Alleged organ traffickers charged in Kosovo
In the latest case, seven people have been charged, with one suspect linked to the Kosovo Liberation Army which is alleged to have harvested organs of the captured Serbs during the 90s conflict.
The people charged are doctors and there is also a high level health official. They are suspected of being part of an organized crime group.
There are now growing concerns that with political instability and a weak justice system, Kosovo could become a breeding ground for criminal activity.
“Organ trafficking is unfortunately a big business. People who do it don’t do it on an ethnic basis. They do it because there is a lot of money in it and the opportunity to set it up in a lawless environment which has existed in Kosovo for pretty much the last ten years is of course something that they would welcome,” says Serbian political analyst Misha Gavrilovic.
The allegations focus on the Medicus center and first surfaced two years ago – forcing that center to close.
But some specialists named on the indictment have continued to work in other medical centers.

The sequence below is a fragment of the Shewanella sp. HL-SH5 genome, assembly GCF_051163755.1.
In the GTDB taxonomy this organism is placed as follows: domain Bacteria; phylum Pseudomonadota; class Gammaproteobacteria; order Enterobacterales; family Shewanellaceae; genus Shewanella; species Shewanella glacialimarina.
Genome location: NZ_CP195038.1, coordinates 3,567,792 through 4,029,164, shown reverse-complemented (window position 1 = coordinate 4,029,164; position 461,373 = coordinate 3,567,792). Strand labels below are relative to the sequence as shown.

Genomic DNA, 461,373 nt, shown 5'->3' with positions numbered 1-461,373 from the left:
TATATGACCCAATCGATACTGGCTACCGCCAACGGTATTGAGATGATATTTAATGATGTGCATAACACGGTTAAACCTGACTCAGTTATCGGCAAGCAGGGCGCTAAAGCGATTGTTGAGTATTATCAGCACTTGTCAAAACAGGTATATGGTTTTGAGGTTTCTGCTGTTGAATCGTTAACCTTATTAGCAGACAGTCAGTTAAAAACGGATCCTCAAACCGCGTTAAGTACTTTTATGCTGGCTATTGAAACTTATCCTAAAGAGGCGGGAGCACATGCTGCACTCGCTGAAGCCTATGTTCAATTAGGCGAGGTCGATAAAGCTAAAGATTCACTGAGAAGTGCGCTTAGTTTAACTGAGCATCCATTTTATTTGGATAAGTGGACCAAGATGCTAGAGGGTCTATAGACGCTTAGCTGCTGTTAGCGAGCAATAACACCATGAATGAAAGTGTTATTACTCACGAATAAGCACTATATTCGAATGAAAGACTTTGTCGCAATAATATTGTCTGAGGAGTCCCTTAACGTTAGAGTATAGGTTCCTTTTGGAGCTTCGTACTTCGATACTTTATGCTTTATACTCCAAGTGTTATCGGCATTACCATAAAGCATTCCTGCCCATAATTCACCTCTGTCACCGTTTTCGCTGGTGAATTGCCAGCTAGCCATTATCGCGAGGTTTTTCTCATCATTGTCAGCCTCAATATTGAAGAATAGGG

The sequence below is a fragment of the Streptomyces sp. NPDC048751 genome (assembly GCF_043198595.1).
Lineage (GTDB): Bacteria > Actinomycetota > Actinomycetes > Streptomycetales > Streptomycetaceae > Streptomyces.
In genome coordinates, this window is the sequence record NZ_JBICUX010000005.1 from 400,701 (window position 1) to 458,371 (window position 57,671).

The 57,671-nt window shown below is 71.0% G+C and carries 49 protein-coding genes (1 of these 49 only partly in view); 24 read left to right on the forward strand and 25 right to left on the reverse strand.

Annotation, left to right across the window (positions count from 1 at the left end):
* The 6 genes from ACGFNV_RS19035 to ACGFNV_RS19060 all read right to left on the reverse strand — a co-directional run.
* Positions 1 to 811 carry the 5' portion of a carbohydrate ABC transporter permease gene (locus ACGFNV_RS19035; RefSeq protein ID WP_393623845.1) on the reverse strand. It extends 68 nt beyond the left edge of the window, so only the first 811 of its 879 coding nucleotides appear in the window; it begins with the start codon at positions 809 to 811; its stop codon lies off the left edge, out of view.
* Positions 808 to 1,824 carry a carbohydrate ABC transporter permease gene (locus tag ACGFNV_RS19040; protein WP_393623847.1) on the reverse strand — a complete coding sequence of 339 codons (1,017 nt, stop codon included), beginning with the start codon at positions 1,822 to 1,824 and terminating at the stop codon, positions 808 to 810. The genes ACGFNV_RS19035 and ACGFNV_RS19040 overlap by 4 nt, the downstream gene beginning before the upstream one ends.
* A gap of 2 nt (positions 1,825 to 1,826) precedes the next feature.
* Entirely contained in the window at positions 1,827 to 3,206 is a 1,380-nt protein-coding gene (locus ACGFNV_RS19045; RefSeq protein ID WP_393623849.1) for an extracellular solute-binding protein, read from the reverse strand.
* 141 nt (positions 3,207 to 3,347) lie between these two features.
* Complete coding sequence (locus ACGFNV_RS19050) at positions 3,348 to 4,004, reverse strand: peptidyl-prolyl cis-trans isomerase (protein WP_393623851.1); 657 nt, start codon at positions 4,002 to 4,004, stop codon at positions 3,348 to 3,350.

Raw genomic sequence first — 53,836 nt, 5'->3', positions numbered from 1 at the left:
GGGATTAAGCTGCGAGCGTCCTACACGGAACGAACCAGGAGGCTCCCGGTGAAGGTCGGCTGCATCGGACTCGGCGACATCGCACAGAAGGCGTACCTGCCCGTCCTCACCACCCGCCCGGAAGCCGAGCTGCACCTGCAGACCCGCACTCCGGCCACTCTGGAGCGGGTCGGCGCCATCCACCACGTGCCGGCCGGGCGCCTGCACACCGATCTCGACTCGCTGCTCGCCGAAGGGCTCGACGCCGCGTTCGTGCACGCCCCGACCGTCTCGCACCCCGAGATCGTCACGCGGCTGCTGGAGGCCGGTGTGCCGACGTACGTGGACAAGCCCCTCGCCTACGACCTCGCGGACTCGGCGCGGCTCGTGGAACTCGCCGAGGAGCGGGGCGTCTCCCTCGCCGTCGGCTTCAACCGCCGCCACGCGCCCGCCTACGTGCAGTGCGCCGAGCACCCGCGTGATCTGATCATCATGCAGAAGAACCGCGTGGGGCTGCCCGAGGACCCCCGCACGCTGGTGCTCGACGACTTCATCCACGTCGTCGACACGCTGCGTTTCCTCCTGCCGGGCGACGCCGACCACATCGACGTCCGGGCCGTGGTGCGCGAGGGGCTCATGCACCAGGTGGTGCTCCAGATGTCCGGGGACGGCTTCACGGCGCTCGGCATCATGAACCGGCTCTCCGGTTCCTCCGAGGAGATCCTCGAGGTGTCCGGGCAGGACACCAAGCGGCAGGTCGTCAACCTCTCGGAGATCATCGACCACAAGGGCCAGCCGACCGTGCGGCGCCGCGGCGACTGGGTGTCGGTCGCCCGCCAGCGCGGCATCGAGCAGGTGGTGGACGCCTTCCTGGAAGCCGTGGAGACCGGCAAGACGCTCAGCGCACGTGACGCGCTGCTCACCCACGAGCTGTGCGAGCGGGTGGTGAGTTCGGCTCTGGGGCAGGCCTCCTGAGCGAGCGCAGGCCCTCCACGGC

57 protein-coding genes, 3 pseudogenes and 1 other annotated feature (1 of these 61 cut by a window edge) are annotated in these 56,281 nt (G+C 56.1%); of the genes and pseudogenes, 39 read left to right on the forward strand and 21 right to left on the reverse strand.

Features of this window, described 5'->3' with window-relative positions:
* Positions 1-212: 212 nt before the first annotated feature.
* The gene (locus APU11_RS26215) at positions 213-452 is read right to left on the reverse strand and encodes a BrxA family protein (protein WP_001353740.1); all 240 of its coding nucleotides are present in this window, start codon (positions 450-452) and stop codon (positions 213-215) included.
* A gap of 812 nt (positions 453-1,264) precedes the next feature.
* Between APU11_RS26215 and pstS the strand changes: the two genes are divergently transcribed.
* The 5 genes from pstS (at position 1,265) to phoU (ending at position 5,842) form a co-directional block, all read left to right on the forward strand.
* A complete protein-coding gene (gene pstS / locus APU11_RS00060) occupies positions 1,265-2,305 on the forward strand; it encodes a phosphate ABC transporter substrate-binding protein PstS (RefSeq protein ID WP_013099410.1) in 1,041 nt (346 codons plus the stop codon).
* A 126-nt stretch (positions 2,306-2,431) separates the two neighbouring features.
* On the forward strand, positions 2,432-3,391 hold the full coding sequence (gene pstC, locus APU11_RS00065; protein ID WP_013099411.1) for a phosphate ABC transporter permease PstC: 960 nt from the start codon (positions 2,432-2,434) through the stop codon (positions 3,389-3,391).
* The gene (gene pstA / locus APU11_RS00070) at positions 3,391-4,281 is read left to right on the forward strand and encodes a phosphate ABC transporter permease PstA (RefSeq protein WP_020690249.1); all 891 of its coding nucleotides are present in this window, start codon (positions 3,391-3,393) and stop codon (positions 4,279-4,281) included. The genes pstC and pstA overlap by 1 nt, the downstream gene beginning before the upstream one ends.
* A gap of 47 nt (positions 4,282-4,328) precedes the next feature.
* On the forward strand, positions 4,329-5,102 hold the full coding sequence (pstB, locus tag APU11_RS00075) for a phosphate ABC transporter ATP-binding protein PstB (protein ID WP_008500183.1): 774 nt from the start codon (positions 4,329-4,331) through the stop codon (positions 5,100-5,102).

The indictments have put organized crime in Kosovo under a strong spotlight. Its government and Western countries are accused of turning a blind eye to the lawlessness that has been growing since it declared independence from Serbia nearly three years ago.
There are also many who accuse the ruling authorities of miscarriages of justice that date back to the war.
Links have been drawn between Medicus and the 'yellow house' case – the alleged murder and harvesting of the organs of Serbian war prisoners by members of the Kosovo Liberation Army. But there was insufficient evidence to bring that case to court.
The families of kidnapped and killed people in Kosovo have been fighting red tape in the UN Mission in Kosovo and NGOs for a long time, but so far without any results.
The biggest problem is that those accused of the killings and kidnappings have changed their soldiers’ uniforms for the suits of MPs. They gained power in Kosovo overnight with the help of international institutions.
But the focus is now falling on whether the territory is up to fighting organized crime when so many can still so clearly recall the abuses of the past.